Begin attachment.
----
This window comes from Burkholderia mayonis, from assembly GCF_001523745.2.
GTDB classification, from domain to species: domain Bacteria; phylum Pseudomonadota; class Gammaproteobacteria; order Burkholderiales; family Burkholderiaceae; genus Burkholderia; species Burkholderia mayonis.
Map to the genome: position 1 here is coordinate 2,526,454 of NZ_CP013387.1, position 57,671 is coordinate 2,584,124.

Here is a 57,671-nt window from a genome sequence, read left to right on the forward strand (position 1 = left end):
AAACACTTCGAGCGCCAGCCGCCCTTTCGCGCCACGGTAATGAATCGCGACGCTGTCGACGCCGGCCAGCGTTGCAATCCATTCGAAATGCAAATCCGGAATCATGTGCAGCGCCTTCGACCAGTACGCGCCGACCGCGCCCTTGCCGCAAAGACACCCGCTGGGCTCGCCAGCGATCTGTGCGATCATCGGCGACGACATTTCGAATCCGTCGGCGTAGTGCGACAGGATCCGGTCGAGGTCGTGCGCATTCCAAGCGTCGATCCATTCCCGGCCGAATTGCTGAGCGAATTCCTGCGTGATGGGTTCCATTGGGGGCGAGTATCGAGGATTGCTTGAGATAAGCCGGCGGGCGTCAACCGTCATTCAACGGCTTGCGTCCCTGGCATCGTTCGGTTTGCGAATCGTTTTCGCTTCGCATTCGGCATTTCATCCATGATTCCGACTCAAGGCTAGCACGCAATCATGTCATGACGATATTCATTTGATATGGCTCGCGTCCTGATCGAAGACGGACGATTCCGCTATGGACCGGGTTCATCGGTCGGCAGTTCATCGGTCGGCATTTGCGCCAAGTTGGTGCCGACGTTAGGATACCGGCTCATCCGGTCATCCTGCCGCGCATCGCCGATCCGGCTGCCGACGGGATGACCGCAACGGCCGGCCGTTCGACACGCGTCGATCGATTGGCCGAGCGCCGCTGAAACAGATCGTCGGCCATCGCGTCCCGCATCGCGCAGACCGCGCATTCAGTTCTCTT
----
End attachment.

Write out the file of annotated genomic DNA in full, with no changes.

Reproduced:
This window comes from Burkholderia mayonis, from assembly GCF_001523745.2.
GTDB classification, from domain to species: domain Bacteria; phylum Pseudomonadota; class Gammaproteobacteria; order Burkholderiales; family Burkholderiaceae; genus Burkholderia; species Burkholderia mayonis.
Map to the genome: position 1 here is coordinate 2,526,454 of NZ_CP013387.1, position 57,671 is coordinate 2,584,124.

Here is a 57,671-nt window from a genome sequence, read left to right on the forward strand (position 1 = left end):
AAACACTTCGAGCGCCAGCCGCCCTTTCGCGCCACGGTAATGAATCGCGACGCTGTCGACGCCGGCCAGCGTTGCAATCCATTCGAAATGCAAATCCGGAATCATGTGCAGCGCCTTCGACCAGTACGCGCCGACCGCGCCCTTGCCGCAAAGACACCCGCTGGGCTCGCCAGCGATCTGTGCGATCATCGGCGACGACATTTCGAATCCGTCGGCGTAGTGCGACAGGATCCGGTCGAGGTCGTGCGCATTCCAAGCGTCGATCCATTCCCGGCCGAATTGCTGAGCGAATTCCTGCGTGATGGGTTCCATTGGGGGCGAGTATCGAGGATTGCTTGAGATAAGCCGGCGGGCGTCAACCGTCATTCAACGGCTTGCGTCCCTGGCATCGTTCGGTTTGCGAATCGTTTTCGCTTCGCATTCGGCATTTCATCCATGATTCCGACTCAAGGCTAGCACGCAATCATGTCATGACGATATTCATTTGATATGGCTCGCGTCCTGATCGAAGACGGACGATTCCGCTATGGACCGGGTTCATCGGTCGGCAGTTCATCGGTCGGCATTTGCGCCAAGTTGGTGCCGACGTTAGGATACCGGCTCATCCGGTCATCCTGCCGCGCATCGCCGATCCGGCTGCCGACGGGATGACCGCAACGGCCGGCCGTTCGACACGCGTCGATCGATTGGCCGAGCGCCGCTGAAACAGATCGTCGGCCATCGCGTCCCGCATCGCGCAGACCGCGCATTCAGTTCTCTT